The Canadian government said Sunday it had deployed military aircraft over Haiti to deal with what it called an “extreme security situation” and to support efforts to disrupt Haitian gang activities.
Canada explained in a statement that it supports the Haitian National Police and deployed a Royal Canadian Air Force CP-140 Aurora long-range patrol aircraft in response to Haiti’s request for support, as violence continues to escalate in the country.
Haitian gangs have expanded their territory since the 2021 assassination of President Jovenel Moise. The resulting violence has left much of the country off-limits to the government and has led to routine shootouts with police.
Haiti is expected to be on the agenda for US President Joe Biden’s visit to Canada next month.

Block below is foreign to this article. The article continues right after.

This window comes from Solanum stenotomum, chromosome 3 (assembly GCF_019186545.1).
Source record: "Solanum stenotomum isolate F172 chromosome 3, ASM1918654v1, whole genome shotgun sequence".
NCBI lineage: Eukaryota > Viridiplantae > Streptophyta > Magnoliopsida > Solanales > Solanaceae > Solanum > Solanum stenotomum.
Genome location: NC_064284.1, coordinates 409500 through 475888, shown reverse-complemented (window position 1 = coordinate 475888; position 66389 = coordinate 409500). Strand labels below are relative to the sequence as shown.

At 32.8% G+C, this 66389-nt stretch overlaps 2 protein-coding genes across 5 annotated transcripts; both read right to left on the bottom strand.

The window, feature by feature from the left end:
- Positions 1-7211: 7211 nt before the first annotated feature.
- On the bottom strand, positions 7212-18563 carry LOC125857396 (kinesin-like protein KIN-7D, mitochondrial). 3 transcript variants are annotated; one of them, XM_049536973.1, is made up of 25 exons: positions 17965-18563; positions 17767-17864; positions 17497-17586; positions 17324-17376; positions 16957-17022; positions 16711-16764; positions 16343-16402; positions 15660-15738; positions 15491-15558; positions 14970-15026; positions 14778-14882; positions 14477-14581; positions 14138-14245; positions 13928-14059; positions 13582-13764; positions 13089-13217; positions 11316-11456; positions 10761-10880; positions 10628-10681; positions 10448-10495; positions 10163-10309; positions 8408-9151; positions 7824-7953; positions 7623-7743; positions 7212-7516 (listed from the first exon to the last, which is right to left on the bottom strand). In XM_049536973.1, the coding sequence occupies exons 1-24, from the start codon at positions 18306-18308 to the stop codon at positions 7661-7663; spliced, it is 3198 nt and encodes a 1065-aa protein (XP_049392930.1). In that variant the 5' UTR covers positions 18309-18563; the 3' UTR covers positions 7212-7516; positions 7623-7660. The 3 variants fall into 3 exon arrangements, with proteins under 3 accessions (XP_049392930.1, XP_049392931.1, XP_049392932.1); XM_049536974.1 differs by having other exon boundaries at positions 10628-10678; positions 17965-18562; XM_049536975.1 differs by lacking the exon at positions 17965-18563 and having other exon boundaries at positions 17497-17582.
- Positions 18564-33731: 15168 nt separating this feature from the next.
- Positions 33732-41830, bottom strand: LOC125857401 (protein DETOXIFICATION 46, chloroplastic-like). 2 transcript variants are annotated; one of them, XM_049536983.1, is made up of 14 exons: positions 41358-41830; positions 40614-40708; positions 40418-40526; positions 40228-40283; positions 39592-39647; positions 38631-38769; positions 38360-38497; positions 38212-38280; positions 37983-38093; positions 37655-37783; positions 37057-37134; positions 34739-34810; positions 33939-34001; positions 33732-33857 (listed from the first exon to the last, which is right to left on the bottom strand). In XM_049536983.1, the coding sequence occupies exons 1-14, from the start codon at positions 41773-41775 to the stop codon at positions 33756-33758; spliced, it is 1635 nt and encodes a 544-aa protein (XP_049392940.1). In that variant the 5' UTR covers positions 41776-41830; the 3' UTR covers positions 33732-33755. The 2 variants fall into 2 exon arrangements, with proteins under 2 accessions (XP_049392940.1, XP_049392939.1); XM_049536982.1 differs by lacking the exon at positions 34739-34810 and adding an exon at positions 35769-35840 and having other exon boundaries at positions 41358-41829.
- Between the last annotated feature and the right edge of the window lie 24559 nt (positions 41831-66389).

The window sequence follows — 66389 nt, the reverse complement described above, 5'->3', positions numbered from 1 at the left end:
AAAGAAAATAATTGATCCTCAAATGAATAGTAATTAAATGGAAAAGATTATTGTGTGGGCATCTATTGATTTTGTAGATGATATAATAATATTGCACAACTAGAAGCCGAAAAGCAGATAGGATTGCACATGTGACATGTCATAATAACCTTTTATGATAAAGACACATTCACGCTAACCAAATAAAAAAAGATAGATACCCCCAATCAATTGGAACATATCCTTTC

The Canadian patrol plane will provide intelligence, surveillance and reconnaissance capabilities to strengthen efforts to establish and maintain peace, and will remain in the region “for several days,” according to the Canadian government.
In October, the UN suggested sending a “rapid action force” to Haiti to combat the escalation of violence by armed gangs, whose territorial fights have left hundreds dead and thousands displaced.
However, many have expressed skepticism, citing abuses from previous missions and questioning whether a force would back the government of Prime Minister Ariel Henry, which has been without democratically elected representatives since early January.
Most countries have been reluctant to send troops, although nearby Jamaica said it would be willing to participate and El Salvador offered “technical assistance.”
About seven in 10 Haitians support the proposal to create an international force to help the national police combat violence by armed gangs, according to a survey conducted in January.
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